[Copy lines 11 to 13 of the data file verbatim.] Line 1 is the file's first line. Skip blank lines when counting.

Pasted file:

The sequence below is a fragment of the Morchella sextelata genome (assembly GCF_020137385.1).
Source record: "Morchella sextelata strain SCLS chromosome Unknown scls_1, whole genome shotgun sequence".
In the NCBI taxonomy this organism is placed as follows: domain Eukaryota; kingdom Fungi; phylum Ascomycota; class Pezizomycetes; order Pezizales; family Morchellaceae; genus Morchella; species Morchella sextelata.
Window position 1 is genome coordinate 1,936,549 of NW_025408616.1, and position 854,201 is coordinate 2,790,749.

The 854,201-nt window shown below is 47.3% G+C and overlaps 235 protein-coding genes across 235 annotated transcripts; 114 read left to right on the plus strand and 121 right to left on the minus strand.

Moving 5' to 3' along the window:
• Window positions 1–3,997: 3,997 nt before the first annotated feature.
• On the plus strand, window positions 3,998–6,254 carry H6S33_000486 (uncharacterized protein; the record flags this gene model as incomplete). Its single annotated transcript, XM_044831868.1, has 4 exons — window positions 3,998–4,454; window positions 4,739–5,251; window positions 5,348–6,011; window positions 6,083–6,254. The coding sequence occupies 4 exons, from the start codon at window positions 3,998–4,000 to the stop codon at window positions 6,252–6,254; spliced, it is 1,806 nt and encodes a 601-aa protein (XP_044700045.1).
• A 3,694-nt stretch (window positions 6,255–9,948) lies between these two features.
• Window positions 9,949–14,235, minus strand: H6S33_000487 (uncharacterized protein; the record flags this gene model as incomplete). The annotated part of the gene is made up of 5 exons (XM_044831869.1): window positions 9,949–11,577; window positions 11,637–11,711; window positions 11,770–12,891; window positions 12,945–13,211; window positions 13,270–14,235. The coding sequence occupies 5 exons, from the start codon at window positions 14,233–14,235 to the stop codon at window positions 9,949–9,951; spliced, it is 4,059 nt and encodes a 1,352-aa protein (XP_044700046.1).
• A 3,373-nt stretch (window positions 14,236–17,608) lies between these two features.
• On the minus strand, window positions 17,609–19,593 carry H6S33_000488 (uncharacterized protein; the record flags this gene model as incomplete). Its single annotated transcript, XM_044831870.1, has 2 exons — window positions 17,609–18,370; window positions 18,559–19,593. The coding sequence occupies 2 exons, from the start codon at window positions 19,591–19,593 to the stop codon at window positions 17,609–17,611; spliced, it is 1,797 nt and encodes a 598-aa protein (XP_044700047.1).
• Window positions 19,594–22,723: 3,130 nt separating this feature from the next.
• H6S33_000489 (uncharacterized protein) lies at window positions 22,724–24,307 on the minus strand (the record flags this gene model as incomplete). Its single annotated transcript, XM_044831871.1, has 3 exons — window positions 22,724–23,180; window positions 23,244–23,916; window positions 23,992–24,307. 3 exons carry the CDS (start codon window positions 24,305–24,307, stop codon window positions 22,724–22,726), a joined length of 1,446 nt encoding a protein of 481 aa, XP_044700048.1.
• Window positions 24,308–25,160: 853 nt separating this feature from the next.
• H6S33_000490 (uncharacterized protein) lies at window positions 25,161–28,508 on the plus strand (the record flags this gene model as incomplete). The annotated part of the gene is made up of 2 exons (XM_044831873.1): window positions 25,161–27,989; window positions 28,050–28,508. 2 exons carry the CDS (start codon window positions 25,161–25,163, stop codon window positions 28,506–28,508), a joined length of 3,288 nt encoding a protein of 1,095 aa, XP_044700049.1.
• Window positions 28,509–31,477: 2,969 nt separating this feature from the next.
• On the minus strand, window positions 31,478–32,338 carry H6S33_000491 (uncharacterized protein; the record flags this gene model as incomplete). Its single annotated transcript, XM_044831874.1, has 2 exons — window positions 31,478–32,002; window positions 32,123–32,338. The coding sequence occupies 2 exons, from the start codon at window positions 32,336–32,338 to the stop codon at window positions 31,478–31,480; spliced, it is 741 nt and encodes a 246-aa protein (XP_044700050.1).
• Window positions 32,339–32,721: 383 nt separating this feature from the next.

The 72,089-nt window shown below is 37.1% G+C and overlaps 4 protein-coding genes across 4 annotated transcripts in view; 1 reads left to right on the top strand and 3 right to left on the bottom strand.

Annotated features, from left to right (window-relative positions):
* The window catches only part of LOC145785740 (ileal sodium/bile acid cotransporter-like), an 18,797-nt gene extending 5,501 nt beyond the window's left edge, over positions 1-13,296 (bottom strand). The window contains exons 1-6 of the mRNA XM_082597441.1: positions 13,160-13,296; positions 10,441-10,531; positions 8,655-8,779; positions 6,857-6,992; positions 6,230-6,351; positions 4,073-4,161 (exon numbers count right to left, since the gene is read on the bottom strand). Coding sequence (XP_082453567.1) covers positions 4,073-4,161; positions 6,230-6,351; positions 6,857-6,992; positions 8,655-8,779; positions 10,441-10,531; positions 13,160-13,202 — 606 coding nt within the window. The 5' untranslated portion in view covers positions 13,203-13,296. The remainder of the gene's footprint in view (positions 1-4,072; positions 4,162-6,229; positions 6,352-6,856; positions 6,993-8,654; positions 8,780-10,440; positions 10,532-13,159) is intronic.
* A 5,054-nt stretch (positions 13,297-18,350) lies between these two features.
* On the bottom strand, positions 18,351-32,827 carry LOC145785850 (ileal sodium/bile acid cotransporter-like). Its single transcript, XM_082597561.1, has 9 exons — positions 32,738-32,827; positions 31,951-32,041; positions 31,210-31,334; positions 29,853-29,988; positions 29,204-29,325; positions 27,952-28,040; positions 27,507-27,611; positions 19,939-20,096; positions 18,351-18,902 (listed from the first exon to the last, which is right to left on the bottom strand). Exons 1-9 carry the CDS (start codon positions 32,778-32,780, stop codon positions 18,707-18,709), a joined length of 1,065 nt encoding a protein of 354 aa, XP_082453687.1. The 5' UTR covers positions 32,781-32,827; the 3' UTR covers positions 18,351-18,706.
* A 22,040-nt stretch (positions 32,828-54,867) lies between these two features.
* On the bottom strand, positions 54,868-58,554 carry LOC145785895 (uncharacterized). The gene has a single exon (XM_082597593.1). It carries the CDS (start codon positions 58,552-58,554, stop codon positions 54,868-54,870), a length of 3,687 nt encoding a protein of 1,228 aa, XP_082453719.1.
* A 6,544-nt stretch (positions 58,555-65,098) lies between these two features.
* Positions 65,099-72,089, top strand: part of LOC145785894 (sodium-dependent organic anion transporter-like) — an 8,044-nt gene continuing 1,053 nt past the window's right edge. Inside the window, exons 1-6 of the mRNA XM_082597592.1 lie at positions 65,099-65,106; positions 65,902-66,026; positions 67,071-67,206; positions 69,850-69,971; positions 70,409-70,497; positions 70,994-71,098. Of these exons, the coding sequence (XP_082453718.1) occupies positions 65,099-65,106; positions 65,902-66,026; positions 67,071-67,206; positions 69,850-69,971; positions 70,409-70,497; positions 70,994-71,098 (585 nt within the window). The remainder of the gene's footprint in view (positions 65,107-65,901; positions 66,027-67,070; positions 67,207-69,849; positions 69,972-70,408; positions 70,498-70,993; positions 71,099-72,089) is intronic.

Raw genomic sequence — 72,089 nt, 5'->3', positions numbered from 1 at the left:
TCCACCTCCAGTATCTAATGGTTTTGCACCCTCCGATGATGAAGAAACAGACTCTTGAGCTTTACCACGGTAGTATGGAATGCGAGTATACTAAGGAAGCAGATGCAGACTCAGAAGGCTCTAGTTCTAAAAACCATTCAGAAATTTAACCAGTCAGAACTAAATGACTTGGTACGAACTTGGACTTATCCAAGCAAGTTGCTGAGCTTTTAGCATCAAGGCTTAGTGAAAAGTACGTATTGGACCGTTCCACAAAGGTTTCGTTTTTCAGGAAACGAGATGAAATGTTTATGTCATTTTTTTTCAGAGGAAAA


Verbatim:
• A 3,373-nt stretch (window positions 14,236–17,608) lies between these two features.
• On the minus strand, window positions 17,609–19,593 carry H6S33_000488 (uncharacterized protein; the record flags this gene model as incomplete). Its single annotated transcript, XM_044831870.1, has 2 exons — window positions 17,609–18,370; window positions 18,559–19,593. The coding sequence occupies 2 exons, from the start codon at window positions 19,591–19,593 to the stop codon at window positions 17,609–17,611; spliced, it is 1,797 nt and encodes a 598-aa protein (XP_044700047.1).
• Window positions 19,594–22,723: 3,130 nt separating this feature from the next.